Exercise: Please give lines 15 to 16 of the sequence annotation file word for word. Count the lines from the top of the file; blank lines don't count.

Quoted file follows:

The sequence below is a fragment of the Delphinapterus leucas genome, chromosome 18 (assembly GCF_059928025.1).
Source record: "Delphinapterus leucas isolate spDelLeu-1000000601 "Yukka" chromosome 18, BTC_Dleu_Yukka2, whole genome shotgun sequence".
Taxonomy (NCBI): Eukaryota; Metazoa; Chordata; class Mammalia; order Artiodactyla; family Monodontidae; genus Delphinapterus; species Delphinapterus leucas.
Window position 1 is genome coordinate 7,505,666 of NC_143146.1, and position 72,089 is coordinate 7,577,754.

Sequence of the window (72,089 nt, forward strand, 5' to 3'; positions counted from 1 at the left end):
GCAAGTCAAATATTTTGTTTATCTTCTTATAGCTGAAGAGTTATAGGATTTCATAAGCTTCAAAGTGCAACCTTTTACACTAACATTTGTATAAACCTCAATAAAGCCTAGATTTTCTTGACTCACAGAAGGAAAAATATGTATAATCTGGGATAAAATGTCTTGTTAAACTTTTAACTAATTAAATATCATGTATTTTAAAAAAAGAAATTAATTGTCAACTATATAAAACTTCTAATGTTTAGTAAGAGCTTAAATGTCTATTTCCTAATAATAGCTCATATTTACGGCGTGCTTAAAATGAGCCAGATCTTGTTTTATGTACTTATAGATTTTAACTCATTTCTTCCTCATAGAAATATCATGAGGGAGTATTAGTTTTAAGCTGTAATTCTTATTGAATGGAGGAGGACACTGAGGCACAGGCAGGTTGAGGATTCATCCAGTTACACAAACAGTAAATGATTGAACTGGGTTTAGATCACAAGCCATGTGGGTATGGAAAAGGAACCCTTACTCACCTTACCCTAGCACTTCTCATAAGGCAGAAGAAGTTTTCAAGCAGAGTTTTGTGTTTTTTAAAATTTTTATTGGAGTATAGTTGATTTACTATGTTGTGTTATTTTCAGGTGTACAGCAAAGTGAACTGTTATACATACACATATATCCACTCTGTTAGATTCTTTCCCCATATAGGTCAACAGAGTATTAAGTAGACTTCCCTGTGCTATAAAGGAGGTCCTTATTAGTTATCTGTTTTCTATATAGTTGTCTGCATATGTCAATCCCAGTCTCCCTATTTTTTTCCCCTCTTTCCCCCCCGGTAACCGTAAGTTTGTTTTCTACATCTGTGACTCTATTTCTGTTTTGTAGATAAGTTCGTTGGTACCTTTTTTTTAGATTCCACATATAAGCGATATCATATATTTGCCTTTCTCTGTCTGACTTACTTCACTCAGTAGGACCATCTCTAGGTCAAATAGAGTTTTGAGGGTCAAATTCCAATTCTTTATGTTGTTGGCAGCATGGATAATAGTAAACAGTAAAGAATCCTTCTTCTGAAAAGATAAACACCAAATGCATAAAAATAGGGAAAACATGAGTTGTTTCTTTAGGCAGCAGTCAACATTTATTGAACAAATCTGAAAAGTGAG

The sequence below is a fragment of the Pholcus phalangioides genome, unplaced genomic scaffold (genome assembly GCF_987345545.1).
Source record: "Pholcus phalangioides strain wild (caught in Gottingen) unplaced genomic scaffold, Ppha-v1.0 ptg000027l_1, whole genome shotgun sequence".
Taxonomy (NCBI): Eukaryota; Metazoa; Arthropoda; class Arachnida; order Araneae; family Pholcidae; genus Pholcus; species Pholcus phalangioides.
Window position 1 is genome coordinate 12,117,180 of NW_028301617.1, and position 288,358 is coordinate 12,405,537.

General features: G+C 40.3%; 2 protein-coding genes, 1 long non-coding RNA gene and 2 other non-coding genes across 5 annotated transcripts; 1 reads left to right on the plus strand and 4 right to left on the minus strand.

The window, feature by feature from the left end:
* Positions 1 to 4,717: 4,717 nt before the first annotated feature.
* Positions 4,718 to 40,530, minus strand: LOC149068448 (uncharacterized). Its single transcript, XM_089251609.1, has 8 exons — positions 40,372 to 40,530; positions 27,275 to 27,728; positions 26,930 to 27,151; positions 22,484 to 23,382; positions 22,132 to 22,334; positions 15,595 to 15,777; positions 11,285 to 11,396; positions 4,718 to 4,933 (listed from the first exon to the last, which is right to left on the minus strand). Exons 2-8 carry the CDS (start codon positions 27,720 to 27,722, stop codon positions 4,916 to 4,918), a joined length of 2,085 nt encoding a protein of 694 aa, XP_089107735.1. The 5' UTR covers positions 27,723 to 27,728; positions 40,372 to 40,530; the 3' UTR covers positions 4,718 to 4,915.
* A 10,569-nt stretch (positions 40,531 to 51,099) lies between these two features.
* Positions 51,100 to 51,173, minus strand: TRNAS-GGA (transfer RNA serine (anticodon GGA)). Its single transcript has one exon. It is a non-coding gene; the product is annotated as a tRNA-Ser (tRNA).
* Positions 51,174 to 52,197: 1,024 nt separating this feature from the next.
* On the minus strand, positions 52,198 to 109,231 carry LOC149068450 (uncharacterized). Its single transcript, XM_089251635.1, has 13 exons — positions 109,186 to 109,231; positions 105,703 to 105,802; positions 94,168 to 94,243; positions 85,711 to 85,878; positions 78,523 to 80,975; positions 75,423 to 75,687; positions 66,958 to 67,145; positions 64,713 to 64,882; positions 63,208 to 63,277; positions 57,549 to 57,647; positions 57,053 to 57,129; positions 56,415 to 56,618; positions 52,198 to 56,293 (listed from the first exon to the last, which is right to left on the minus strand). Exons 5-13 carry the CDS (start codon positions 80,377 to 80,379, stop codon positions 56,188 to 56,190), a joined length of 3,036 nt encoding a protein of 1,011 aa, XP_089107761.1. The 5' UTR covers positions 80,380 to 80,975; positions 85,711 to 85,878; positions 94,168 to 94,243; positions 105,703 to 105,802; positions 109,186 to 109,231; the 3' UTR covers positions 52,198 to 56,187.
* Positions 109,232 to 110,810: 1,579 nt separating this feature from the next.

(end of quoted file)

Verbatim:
* A 10,569-nt stretch (positions 40,531 to 51,099) lies between these two features.
* Positions 51,100 to 51,173, minus strand: TRNAS-GGA (transfer RNA serine (anticodon GGA)). Its single transcript has one exon. It is a non-coding gene; the product is annotated as a tRNA-Ser (tRNA).